Few can hang with Mr. Cooper in NJCAA

Edwin Cooper (Photo/IC Sports Information)

Wrestling fans may think the phrase "one-and-done" only applies to college basketball players leaving after one season to play in the NBA. But at Iowa Central Community College, one-and-done has taken on a whole new meaning under head coach Luke Moffitt.

The former Big Ten champion at Iowa instituted a policy when he took over at Iowa Central eight years ago whereby students who win NJCAA titles during their freshman year can remain on scholarship but will be redshirted their sophomore year so they have three years of athletic eligibility at their next school. It's a win-win as Iowa Central improves the quality of its wrestling room with reigning NJCAA national champions as drilling partners for the new recruits. It's part of a recruiting pitch that shows kids that Iowa Central has the best interests of the individual wrestler at heart, and it's a route that past NJCAA national champions like Willie Parks and Cain Velasquez have already taken.

Troy Bennett
"Our long-range goal is to see our kids be successful at the Division I level, not accumulate JUCO titles," Iowa Central assistant coach Troy Bennett said. "We're probably the only college in the NJCAA that sits down and talks with our kids about redshirting. Most wouldn't recruit a kid and give him the same athletic money knowing that he won't wrestle his sophomore year. I think that shows kids that it's not just about Iowa Central, but also about the kid in the long run when it comes to wrestling."

So this weekend will be Edwin Cooper's first -- and likely last -- opportunity to win an NJCAA wrestling title. At 28-1 and ranked No. 1 at 149 pounds, Cooper is the heavy favorite heading into the NJCAA Wrestling Championships in Rochester, Minn.

His success is not surprising considering Cooper was a prized recruit coming out of Providence Catholic in the south suburbs of Chicago. He was a two-time state champion and the first four-time winner of the prestigious Al Dvorak Memorial Tournament. Cooper was the 24th-ranked recruit in the country by InterMat as a senior, but poor grades forced him to turn down a host of Division I suitors and go the JUCO route instead. So he joined his good buddy and Team Illinois teammate Jahwon Akui in Fort Dodge. The Iowa Central roommates are both the top-ranked NJCAA wrestlers in their respective weight classes (Akui at 174) heading into the NJCAA Wrestling Championships.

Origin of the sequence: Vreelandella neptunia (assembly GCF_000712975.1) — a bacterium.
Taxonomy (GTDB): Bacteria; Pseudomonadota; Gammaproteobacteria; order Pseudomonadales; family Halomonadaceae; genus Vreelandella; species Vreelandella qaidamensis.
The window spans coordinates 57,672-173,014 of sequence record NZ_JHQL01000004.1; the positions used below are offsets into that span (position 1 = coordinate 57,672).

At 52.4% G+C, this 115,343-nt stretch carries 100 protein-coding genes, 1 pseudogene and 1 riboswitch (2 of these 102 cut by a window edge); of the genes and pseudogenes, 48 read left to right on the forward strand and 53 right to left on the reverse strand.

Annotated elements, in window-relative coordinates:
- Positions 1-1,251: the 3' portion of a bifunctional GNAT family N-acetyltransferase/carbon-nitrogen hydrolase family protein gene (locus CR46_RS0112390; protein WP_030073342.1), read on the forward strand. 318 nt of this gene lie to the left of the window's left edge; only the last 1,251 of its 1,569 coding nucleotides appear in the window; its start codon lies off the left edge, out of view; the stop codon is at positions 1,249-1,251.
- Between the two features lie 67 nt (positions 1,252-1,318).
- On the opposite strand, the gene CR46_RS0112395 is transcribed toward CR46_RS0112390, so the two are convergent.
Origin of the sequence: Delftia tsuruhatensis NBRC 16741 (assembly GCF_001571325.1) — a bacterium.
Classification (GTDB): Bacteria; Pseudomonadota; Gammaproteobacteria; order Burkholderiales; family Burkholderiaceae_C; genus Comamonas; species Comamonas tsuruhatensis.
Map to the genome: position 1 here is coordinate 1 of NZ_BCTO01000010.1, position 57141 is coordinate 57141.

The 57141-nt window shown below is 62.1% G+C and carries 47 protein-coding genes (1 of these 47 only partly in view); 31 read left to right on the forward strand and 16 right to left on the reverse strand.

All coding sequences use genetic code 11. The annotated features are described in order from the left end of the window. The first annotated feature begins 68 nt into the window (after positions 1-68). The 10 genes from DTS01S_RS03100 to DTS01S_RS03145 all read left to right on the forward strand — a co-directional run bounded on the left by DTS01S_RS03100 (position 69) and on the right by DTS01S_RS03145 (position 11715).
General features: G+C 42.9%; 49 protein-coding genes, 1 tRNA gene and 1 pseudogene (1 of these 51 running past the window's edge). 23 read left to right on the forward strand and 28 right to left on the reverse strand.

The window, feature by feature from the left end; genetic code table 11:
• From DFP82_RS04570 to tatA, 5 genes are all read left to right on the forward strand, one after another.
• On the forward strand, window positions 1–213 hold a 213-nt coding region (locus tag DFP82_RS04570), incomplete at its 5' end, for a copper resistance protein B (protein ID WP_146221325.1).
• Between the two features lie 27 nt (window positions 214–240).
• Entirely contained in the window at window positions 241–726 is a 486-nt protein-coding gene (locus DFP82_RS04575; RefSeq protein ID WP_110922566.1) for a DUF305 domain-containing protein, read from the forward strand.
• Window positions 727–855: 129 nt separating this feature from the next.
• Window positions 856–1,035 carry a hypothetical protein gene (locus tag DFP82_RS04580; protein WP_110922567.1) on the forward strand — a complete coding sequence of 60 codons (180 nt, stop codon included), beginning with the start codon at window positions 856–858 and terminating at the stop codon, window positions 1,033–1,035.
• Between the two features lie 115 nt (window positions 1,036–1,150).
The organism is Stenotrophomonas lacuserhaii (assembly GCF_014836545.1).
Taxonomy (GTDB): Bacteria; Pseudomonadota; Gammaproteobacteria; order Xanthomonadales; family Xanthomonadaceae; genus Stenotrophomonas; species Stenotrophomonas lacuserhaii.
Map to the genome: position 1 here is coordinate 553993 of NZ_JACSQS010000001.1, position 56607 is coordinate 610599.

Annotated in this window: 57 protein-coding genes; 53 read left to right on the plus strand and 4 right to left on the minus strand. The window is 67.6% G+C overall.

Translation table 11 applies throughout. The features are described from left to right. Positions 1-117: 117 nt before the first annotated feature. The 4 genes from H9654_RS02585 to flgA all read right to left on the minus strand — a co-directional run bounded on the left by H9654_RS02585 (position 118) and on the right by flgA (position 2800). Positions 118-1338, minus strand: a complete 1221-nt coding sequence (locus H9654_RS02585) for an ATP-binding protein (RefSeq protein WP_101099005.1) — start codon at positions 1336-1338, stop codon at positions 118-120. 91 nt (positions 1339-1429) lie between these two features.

Edwin Cooper battles Zac Brunson in the Junior National freestyle finals (Photo/Dave Jedlicka,
Iowa Central's location near Ames allows them to participate in bigger tournaments like the UNI Open, Harold Nichols Cyclone Open (Iowa State), and Iowa Duals. The top-flight competition hasn't bothered Cooper, who won the aforementioned meets, beat several Division I kids, including Iowa's Jacob Ballweg this season, and has scored bonus points in 21 of his 28 wins. His only loss came in his first college tournament, where Cooper led Minnesota's Matt Mincey 7-3 with 15 seconds left before Mincey hipped Cooper over on a reshot and put him on his back for five points to earn the 8-7 comeback win. Cooper would later avenge that loss to Mincey with a 10-8 decision on his way to winning in Cedar Rapids.

Despite his gaudy record, Cooper admits that wrestling in college has been an adjustment for him. "The matches are a lot closer, so you have to keep attacking," he said. "Also, you have wrestle on the entire mat."

Luke Moffitt
Not only is Cooper being successful on the mat, he's also thriving off of it. "He's never missed a class or a study hall," Moffitt said. "He's got a 3.4 GPA right now. He's doing everything right."

In the future, both Moffitt and Bennett feel the nearly 5'10" Cooper would be better served hitting the weight room and moving up to become a good-sized 157-pounder.

"I think he needs to utilize the offseason and wrestle freestyle," Coach Moffitt said. "Wrestle some older guys that are more experienced and see how it goes. If he wins, it's a huge confidence booster. If he comes up short, he understands what he needs to do to compete at that level."

Thanks to stud newcomers like Cooper and Akui, Iowa Central enters the NJCAA Wrestling Championships as the top-ranked team and favorite to take home a national title. Regardless of the outcome this weekend, however, Cooper figures to be a very hot commodity for Division I schools next year. When he does move on, Cooper says the coaches and the type of training partners are going to be the biggest factors in his decision.

"He's had an impressive year," Moffitt said. "I expect him to go in and really dominate the tournament."


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